Survey: Americans’ main concerns lie in terrorism, economy

As the one-year anniversary of the Sept. 11 attacks approaches, a new poll, conducted with the help of a University professor, shows Americans are concerned, but not obsessed with terrorism.

According to the poll, led by the Chicago Council on Foreign Affairs, 36 percent of those surveyed place terrorism as the United States’ main concern, even though 91 percent called international terrorism a “critical” threat. That number is up 7 percent since 1998.

The economy, education, defense and unemployment rounded out the remaining top five issues for the country.

“What this indicates is there’s a broader picture that people are putting together in their minds of what’s important for this country,” said Christopher Whitney, program director for the CCFA.

The survey, which interviewed more than 3,200 Americans in June, 2002, also showed an increased interest in working cooperatively with world leaders to create foreign policy, and support for using force to fight terrorism, including using U.S. troops to overthrow Iraq’s Saddam Hussein.

Seventy-five percent said they favor using U.S. troops to topple the current Iraqi government, while 65 percent said the U.S. should only invade Iraq with “U.N. approval and the support of its allies.”

University political science professor Larry Jacobs agreed.

“The idea of the U.S. going it alone is being rejected,” he said. “Americans don’t want to police the world alone.”

“The biggest message of the survey is that Americans are turning outward. They have become more interested in the world.”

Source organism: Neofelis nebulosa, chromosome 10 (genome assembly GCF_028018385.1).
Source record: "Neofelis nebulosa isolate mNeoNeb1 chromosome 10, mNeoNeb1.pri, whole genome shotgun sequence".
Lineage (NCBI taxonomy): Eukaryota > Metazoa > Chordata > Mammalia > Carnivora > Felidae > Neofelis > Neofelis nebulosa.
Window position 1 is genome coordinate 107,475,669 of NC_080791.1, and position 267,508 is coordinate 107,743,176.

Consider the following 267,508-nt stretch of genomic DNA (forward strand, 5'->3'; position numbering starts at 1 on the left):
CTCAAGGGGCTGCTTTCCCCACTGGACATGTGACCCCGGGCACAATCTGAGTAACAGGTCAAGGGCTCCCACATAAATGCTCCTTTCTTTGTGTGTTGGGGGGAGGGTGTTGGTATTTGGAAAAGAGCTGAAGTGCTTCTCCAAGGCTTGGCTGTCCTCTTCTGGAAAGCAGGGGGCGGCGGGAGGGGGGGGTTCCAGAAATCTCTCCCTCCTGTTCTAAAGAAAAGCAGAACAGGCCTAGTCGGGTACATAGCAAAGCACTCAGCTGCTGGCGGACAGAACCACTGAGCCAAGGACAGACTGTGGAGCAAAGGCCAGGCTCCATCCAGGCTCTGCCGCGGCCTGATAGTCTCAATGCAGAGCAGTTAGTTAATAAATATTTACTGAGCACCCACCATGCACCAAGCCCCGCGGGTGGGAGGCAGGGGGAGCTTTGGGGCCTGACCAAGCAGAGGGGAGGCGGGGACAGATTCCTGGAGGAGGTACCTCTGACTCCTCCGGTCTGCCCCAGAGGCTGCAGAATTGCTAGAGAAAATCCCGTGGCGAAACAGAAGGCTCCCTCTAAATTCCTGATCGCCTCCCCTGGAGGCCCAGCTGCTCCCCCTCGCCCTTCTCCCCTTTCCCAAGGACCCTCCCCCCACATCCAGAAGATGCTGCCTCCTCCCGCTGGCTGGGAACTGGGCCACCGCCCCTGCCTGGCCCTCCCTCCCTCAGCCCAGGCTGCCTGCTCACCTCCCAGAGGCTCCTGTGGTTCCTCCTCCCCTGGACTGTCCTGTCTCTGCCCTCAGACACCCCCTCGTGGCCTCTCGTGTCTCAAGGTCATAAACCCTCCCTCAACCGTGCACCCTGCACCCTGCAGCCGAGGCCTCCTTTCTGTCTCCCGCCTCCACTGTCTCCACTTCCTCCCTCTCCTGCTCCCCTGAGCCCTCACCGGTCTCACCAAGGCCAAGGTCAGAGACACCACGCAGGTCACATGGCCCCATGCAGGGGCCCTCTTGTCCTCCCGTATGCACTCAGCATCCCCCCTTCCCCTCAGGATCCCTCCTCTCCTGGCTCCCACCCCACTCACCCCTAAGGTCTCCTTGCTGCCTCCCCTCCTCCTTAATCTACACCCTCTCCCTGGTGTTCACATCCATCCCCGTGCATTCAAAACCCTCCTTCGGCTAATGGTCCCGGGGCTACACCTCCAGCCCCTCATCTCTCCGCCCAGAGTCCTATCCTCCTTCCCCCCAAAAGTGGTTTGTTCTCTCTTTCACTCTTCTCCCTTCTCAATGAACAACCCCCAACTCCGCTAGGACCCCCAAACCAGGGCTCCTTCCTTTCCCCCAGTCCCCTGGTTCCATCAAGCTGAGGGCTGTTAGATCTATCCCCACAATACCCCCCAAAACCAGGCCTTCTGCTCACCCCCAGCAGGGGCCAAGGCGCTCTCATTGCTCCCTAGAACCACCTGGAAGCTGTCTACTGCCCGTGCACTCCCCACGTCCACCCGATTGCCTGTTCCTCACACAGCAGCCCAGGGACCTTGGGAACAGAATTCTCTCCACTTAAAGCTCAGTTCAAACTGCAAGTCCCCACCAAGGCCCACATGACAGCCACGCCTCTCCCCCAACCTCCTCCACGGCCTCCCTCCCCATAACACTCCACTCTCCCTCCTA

The survey found 92 percent of the public fully approved of the use of military troops to “destroy a terrorist camp.”

On working with its allies and other nations, 61 percent responded the U.S. should work more closely with other countries, including signing more treaties and alliances.

A similar poll conducted in six European countries indicated that 60 percent would support an American invasion of Iraq, but only with the support of its allies and the United Nations.

Whitney said the survey indicates the American public is aligning its attitudes with rest of the world when it comes to the policing of world issues.

Europeans also said international terrorism is a top concern, but only 65 percent rated it as critical.

Jacobs, a McKnight professor, added that the survey findings indicate Americans are becoming more interested in and aware of foreign policy issues since Sept. 11.

The poll reveals double digit increases in the percentages of Americans who are “very interested” in news about other countries; U.S. relations with other countries and national news.

They are at the highest levels ever recorded in Council surveys since they began in 1974, jumping 13, 17 and 15 percentage points respectively between 1998 and 2002.

The survey, which officials called the most comprehensive study on U.S. attitudes towards foreign relations, has been conducted every four years since 1974. Officials say the number and depth of poll questions make it the most comprehensive.

The full reports on the findings from both the U.S. and European studies, along with a comparative report, will be released in early October, Whitney said.